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The BRICS Development Bank: More Geopolitics Than Economics

21 Jul 2014
By Emeritus Professor Ramesh Thakur FAIIA
Source: CC Flickr (GovernmentZA)

While the major deliverable from the sixth BRICS Summit was economic, its significance is primarily geopolitical.

The Sixth BRICS (Brazil, Russia, China, India, South Africa) Summit that took place in Brazil from 14-16 July made headlines for the announcement of the BRICS’ New Development Bank. It should be seen as a demonstration of how these five mean to use their demographic and economic clout to challenge and change the way the world is governed.

The Breathtaking Arrogance of the West

From the perspective of the BRICS, the hubris and arrogance of policy-makers in the US-led West is so breathtaking as to be scarcely believable. It’s as though they have lost the capacity to see how others see them. Or they just don’t care.

For example, last October President Dilma Rousseff was to be the first Brazilian leader in two decades to attend a White House dinner. Instead, angered by revelations that her personal phone calls and emails had been intercepted by the US National Security Agency (NSA), she became the first leader to cancel a state dinner hosted by a US president, lambasting US surveillance as a violation of international law and a “totally unacceptable” infringement of Brazil’s sovereignty.

Russia is being subjected to sanctions for its annexation of Crimea – which was Russian for several centuries and was voluntarily “gifted” to the Ukraine by Nikita Khrushchev – despite the very concrete threats to its Russian-speaking population and to Russia’s core vital national security interests, a referendum (whose margins of results may be questioned but not the overall outcome) and not one fatality during the annexation. Yet the countries censuring Russia and imposing sanctions on it were responsible for the 2003 Iraq war where the legal and security justification was far more tenuous, the theatre was geographically distant and the humanitarian and geopolitical consequences were far more horrific and destabilising.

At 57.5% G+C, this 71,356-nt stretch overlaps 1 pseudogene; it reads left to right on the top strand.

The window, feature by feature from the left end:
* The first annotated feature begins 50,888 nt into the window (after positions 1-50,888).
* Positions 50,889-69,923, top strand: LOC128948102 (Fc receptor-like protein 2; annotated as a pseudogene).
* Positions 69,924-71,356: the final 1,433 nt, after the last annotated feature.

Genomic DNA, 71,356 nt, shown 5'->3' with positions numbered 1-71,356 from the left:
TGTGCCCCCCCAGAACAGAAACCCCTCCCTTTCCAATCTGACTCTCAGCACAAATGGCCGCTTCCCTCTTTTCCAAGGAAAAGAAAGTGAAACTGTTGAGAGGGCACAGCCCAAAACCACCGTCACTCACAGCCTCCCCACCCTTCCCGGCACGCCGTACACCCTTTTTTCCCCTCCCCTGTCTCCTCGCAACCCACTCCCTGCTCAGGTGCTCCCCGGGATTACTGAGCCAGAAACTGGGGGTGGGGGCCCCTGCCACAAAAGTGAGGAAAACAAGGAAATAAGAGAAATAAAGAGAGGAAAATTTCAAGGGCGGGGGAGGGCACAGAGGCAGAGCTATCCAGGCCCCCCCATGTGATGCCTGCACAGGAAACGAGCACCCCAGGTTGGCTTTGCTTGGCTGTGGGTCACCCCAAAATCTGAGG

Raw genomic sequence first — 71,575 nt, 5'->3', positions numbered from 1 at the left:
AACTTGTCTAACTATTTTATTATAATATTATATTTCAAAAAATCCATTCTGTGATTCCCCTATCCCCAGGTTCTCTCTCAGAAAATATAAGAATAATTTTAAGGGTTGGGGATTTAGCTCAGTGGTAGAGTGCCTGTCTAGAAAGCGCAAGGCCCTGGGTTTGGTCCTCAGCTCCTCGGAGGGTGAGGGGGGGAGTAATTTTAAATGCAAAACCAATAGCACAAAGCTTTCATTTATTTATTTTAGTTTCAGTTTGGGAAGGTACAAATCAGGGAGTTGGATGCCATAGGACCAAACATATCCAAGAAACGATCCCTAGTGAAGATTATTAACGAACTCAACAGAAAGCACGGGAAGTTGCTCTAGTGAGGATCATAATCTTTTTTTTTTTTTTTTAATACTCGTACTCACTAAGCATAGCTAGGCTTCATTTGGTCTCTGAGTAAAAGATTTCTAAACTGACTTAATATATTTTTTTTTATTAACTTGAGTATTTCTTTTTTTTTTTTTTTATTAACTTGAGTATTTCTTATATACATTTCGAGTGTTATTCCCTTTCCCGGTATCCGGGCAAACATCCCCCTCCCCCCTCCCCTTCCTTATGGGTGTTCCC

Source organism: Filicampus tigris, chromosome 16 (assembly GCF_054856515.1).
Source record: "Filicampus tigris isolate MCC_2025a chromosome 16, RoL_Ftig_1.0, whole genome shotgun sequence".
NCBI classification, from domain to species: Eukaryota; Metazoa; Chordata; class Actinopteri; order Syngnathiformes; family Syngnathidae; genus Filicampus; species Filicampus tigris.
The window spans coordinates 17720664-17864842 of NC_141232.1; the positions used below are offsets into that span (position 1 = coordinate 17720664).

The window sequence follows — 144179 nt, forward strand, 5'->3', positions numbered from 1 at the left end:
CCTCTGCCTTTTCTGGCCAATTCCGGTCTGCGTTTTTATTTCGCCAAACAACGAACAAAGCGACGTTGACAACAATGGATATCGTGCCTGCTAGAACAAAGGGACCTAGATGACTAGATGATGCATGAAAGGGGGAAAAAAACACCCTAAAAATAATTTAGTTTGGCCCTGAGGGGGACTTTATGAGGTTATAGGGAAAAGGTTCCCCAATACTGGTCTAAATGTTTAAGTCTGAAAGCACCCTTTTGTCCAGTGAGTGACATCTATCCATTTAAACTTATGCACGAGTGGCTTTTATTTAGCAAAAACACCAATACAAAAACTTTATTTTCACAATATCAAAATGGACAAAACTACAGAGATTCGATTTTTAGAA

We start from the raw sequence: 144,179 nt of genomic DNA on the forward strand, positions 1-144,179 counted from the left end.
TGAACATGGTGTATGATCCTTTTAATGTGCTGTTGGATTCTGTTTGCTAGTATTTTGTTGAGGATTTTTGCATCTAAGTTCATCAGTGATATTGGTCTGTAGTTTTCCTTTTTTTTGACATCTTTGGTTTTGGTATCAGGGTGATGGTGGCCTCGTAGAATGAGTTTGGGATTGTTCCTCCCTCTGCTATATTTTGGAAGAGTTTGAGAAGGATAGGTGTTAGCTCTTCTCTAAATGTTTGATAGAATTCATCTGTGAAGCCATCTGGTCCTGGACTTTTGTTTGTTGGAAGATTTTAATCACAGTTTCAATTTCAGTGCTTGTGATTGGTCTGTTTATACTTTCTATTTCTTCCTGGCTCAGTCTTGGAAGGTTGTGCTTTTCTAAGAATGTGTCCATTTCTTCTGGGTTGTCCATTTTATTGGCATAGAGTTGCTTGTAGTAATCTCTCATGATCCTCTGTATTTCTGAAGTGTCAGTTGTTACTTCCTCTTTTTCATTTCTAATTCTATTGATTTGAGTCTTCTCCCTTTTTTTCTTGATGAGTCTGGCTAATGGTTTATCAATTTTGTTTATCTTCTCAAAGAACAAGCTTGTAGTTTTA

India’s new Prime Minister Narendra Modi was on the US visa denial list for nine years (2005–14). Last December a junior Indian diplomat was arrested and strip-searched over labour laws and wage disputes in a deliberate subordination of international conventions to domestic US law. By contrast US diplomats posted abroad have been muscularly shielded from domestic laws even when they have killed host nationals.

Chinese officials have been charged with cyber-espionage at the same time as public revelations of the industrial scale mass surveillance activities of the US NSA. Beijing is told to solve its maritime disputes in accordance with the UN Convention on the Law of the Seas – a treaty that Washington has not ratified.

It takes skill to position oneself offside simultaneously with so many of the most important leaders from the rising powers.

The BRICS Bloc

This insensitivity towards others’ voices, values and interests lies behind the creation, consolidation and evolution of the BRICS grouping. The acronym was a shorthand proxy to describe the shift in market power and geopolitical clout from the G-7 towards the large and populous emerging market economies.